Are role models useful? What should they look like (metaphorically rather than literally; I’m not channelling dizzy blond here)? And how should they describe themselves? A recent article entitled ‘Successful women do not always make the best role models’ in the Financial Times on this subject – written more about city women than scientists, but I b Continue reading

Posted in role model, Science Culture, Sheryl Sandberg, superwoman, Women in science | Leave a comment


The Library, the collection

When it’s done right it is a wonderful thing. The collection dedicated to meeting a specific need: carefully selected, sensibly arranged, appropriately indexed, comprehensive in its coverage and range of formats. It is precisely calibrated to meet a need. On its own it is a collection – worthy of celebration. Continue reading

Posted in Books, Collections, Libraries and librarians | Leave a comment

In which green means go

It’s often been said that witnessing your child grow up is akin to scientific experiment – an intense longitudinal observational study with no control group.

As a fan of language in all of its nuances, it’s been fascinating watching Joshua learn to talk. He just turned three last Friday, and he’s already a dab hand at rudime Continue reading

Posted in Domestic bliss, Scientific thinking, Work/life balance | Leave a comment

Paradigm – the sculpture

Recently I attended the first public event at the Francis Crick Institute’s new building next to St Pancras.  Ironically the event was not about science but was a conversation with an artist, sculptor Conrad Shawcross. He created the enormous sculpture outside the new Crick building. The sculpture is called Paradigm, and was inspired by the t Continue reading

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Nature this week published its annual (and international) survey on salaries. As the article points out, many respondents use the survey as a means of venting, so the survey also provides a snapshot of (self-selecting and therefore not necessarily representative) attitudes towards jobs and careers from around the world. Many people are happy. A con Continue reading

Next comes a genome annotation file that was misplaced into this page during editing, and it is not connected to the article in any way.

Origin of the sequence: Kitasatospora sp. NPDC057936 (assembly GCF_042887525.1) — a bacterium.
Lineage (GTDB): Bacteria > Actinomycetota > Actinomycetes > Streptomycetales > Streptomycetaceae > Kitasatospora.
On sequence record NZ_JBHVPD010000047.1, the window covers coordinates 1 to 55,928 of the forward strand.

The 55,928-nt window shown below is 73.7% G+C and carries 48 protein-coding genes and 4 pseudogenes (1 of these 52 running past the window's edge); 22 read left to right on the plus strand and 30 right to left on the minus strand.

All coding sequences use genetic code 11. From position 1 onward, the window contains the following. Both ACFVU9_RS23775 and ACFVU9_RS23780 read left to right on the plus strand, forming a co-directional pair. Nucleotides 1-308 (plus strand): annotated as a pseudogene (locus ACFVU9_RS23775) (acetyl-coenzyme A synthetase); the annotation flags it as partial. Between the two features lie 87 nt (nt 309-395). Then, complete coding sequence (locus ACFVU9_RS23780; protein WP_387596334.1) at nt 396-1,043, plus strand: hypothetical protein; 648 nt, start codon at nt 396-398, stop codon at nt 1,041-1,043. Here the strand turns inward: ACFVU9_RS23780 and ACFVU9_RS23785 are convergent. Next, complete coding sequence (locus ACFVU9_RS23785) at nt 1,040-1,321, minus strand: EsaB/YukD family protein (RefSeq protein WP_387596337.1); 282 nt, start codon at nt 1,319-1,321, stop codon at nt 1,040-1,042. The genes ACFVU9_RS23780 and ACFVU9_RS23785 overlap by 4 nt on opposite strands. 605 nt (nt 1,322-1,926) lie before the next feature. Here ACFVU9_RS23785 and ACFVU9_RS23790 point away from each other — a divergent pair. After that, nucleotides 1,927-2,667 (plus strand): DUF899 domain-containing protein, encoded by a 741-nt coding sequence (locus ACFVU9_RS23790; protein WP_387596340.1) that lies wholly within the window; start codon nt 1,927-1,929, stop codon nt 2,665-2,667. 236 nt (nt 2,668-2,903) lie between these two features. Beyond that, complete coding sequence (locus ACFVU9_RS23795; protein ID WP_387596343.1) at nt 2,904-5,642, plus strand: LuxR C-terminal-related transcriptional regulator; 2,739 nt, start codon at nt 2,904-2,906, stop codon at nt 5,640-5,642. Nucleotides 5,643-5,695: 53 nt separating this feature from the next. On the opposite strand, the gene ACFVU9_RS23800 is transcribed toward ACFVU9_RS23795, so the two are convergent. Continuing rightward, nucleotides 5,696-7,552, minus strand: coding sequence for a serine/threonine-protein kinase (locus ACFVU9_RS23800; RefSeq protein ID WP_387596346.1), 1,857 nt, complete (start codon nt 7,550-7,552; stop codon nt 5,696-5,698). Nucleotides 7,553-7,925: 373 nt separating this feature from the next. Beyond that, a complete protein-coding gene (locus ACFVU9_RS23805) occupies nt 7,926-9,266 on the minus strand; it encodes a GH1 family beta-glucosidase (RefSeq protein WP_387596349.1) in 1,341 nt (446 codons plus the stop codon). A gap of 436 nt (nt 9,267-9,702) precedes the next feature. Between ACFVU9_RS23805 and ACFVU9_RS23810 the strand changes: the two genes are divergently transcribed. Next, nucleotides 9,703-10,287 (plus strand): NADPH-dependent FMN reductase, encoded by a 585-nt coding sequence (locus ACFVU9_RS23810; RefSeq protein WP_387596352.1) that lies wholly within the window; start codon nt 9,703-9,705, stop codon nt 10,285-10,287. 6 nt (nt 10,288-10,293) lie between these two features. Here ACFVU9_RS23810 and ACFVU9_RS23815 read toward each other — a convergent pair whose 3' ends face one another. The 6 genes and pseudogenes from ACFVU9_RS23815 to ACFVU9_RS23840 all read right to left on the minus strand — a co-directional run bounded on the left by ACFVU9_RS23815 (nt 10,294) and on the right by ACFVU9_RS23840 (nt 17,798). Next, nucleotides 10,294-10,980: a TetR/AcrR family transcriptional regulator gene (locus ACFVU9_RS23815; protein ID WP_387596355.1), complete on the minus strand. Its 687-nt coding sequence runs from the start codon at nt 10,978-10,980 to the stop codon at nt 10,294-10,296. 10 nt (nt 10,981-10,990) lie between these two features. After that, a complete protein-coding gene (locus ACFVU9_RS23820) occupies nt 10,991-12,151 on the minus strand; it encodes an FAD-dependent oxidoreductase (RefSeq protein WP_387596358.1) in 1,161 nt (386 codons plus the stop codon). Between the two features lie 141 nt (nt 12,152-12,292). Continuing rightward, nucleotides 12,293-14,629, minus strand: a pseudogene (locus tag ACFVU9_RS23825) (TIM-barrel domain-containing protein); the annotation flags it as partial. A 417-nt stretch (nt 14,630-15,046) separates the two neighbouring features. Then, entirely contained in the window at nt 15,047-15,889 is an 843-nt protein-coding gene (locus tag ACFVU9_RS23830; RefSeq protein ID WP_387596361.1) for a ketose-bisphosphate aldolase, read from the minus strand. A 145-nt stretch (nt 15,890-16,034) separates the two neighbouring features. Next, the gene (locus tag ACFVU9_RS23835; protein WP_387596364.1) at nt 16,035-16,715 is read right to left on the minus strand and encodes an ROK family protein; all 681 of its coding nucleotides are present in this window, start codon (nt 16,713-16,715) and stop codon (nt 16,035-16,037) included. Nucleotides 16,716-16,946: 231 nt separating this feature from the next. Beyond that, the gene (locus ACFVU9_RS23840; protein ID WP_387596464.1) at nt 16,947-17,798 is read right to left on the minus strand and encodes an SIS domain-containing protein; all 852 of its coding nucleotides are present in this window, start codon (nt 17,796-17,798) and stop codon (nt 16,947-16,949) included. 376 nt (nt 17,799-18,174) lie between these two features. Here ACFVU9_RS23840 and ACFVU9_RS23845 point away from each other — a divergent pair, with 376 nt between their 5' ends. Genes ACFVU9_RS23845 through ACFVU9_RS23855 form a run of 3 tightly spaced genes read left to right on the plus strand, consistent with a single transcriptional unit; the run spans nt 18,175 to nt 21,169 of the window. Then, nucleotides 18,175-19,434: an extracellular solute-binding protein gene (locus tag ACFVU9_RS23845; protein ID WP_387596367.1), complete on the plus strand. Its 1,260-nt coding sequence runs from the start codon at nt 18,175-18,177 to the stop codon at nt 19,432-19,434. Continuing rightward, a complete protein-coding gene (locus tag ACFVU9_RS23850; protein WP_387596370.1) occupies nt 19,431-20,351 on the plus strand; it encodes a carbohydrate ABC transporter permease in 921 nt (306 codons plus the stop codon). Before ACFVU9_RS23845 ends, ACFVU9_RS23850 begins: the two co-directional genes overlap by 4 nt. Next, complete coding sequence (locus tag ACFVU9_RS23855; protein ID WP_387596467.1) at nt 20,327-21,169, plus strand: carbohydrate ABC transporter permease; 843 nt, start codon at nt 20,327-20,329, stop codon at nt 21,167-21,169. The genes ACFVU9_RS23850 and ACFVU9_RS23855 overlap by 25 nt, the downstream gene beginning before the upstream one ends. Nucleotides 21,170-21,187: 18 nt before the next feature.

Posted in advice, careers, early career researchers, Royal Society, Science Culture | Leave a comment

In which the calm cowers before the storm

Can you hear it?

Yes, that’s the sound of a distinct lack of undergraduates knocking around the place. Even the summer lab students have departed, off for a few weeks of R&R or debauchery before the grind kicks back in again.

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Posted in academia, students, Teaching, The profession of science | Comments Off on In which the calm cowers before the storm

Withdrawal Symptoms

As a new PI what advice is likely to be of assistance? Eight of us old hands were recently asked by the THE to write some words of wisdom, which newly-minted PI’s may or may not have found useful. Their tenor varied. There was ‘Don’t worry: we are all just making it up as we go along’ from Cambridge colleague Ottoline Leyser – which sounds quite en Continue reading

Posted in advice, early career researchers, mentoring, principal investigator, Research, Science Culture | Comments Off on Withdrawal Symptoms

Freeing the Brain

I’ve been away for the past week somewhere where I really could escape my email. (My previous post about whether one should read email on holiday was written with feeling!) When I go away I particularly like to go somewhere with water, frequently close to the sea. This year I had the pleasure of staying in a cottage overlooking the River Wye. Continue reading

Posted in academia, holidays, River Wye | Comments Off on Freeing the Brain